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Comment Re:It's pointless (Score 1) 260

I've tossed two inkjet printers into the bin for this very reason. Each time I'd printed an average of two pages before the heads were clogged or the ink had dried out. The cost of the printer is pretty much the same as the cost of a replacement set of cartridges.

Now I don't even own a printer. Literally the only things I ever need to print are ticket-less booking system receipts e.g. movie tickets, and those I just write the confirmation number onto a slip of paper.

Comment Re:Ethernet (Score 2) 212

I didn't pay for a licence for probably 5 years, telling them I had cut the cable and removed the antenna. The worst I ever got was a letter every year or so and one visit from the licence people. They came up, saw I had a TV and DVD player, and left. It was exactly what I told them they'd find.

I didn't need the broadcast BBC content at that time, since there was pretty much nothing good on. DVDs and downloaded content were all I needed.

Comment Re:Almost never (Score 1) 239

Code for what might happen, not what your ego tells you you will get away with.

Experience tells me what might happen is that code and projects are broken up based on the experience of the teams working those code bases. You don't ever let an advanced code base get taken over by an inexperienced team. You will always have an A team, a B team, and the other guys. What is right for the A team is not right for the B team or the other guys - and it goes down the line.

There is always going to be advanced projects in languages that most team members will shy away from or will be too damn hard for them to work with - that's totally fine. Your 'B' team is most likely the vast number of team members. The 'A' team are those members able to work at the highest level, whatever that is within your organisation. They will take care of the really awful projects that need kid gloves to keep working, and they will prefer doing that work - because they know that's where they are challenged.

'B' team is the bulk of most teams. Your arbitrary rules are probably quite OK for these guys. They might even be best for most of these guys. Following the rules won't really harm them, as they will create / maintain code bases that also follow those rules - that's most code. Only the 'A' team members need to worry about code that breaks these sort of rules, and...why.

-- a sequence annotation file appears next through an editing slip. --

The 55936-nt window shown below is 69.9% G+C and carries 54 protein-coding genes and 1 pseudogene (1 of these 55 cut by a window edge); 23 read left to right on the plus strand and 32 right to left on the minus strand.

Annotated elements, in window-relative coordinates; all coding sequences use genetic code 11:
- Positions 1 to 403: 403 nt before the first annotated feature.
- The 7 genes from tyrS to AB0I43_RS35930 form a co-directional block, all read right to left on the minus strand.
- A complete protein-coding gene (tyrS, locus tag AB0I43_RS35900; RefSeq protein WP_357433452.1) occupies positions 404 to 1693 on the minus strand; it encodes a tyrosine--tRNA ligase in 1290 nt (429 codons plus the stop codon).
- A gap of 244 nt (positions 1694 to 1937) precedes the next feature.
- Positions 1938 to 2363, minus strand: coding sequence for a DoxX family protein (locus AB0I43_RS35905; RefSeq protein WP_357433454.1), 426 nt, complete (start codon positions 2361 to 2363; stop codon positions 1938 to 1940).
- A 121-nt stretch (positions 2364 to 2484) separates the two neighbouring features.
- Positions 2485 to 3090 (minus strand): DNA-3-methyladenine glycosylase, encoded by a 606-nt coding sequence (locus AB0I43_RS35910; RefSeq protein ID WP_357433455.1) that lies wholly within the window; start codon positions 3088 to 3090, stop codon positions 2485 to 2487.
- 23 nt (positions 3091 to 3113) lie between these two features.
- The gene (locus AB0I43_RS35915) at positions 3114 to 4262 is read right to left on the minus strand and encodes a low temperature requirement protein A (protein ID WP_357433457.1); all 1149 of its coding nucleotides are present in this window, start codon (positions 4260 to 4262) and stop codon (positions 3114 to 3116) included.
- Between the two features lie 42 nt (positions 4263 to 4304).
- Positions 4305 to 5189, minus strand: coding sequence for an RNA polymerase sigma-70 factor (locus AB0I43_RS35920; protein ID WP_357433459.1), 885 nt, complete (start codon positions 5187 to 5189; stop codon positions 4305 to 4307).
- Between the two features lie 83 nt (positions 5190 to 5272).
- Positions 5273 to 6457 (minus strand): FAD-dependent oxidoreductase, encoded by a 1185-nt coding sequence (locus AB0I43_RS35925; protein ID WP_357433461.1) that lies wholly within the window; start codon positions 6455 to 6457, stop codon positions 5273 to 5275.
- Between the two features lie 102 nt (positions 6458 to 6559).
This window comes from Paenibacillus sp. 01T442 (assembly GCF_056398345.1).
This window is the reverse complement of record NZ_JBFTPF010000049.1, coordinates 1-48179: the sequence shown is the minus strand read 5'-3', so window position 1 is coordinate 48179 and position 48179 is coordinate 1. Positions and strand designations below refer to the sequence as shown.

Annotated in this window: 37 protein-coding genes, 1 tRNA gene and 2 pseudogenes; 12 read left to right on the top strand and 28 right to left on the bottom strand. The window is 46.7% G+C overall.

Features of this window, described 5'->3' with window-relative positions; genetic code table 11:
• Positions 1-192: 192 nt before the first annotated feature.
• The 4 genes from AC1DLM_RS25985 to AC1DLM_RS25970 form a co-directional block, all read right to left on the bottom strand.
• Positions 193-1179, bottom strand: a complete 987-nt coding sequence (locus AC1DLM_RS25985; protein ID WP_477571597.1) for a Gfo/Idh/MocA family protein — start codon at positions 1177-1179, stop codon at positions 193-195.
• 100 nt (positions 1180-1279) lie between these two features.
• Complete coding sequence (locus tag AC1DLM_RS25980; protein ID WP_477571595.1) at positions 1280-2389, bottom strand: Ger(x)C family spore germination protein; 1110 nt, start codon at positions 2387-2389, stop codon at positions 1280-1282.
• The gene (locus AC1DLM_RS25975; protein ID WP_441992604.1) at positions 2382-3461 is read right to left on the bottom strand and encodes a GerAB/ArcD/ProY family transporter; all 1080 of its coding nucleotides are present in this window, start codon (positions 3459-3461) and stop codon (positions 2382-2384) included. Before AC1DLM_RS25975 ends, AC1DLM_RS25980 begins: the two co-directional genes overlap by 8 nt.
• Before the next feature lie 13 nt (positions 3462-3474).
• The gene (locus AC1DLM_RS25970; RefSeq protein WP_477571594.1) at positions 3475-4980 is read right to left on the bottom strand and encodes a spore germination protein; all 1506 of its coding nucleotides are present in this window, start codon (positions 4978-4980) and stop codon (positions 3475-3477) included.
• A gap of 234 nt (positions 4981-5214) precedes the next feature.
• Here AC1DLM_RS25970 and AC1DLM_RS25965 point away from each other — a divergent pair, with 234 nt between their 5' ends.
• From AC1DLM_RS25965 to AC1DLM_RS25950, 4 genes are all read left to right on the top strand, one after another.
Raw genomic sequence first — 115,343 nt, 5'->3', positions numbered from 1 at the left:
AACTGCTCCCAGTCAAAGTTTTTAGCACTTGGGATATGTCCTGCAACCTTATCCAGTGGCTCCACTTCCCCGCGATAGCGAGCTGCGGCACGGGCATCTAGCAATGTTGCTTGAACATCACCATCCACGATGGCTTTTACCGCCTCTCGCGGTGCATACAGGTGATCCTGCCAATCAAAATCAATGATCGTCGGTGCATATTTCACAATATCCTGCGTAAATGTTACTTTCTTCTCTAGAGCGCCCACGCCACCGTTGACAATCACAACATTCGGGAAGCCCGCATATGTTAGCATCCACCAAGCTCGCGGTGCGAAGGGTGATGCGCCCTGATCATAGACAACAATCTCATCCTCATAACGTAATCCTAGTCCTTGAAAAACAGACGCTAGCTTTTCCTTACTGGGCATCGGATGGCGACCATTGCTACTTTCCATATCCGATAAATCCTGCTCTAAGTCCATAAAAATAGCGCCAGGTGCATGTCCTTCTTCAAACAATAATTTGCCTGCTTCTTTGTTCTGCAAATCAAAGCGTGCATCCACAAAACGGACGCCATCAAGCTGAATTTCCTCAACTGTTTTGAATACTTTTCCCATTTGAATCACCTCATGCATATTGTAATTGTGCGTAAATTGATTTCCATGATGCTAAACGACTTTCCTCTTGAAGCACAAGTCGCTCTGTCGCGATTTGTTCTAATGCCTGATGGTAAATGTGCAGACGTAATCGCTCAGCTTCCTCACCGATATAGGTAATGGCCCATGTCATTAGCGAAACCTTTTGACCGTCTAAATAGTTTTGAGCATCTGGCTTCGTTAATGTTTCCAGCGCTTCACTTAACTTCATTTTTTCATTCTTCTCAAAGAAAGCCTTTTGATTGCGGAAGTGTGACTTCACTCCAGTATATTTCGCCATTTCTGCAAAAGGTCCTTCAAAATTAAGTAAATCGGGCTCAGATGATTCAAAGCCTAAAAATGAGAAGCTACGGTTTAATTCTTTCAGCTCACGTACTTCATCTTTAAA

If syntax is causing you issues, you are the other guys.

Comment Re:Never - But Because Your Definition of Unnecess (Score 1) 239

Occasionally I include solutions for problems which have not yet been uncovered. Those methods may not be called (dead code) and any kind of static analysis would report them as "unnecessary." If I make the decision that such code will help me, or help someone else, later then I believe it is totally necessary, and good to include. Worse-case is that it will be a good starting point for someone later, and they will throw it away and replace it with something better.

This is called YAGNI - You Ain't Going to Need It, and all it does is clutter code and make it harder to see what is truly needed vs what some programmer thought might be needed at some point in the future, if some things changed. Don't do it. Alternatively, place it in as scaffolding, but remove whatever elements aren't needed before you ship the code.

Never include unnecessary code

See above.

I constantly include semicolons, and brackets around one-line conditionals - those are defensive practices which are designed to prevent future problems, and aid in clarity.

No decent programmer needs these, and often they just clutter the code. Only put in the semicolons and brackets that are actually needed by the language.

I agree with the final statements, though not the ideas you expressed which would be actionable items by those statements.

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A debugged program is one for which you have not yet found the conditions that make it fail. -- Jerry Ogdin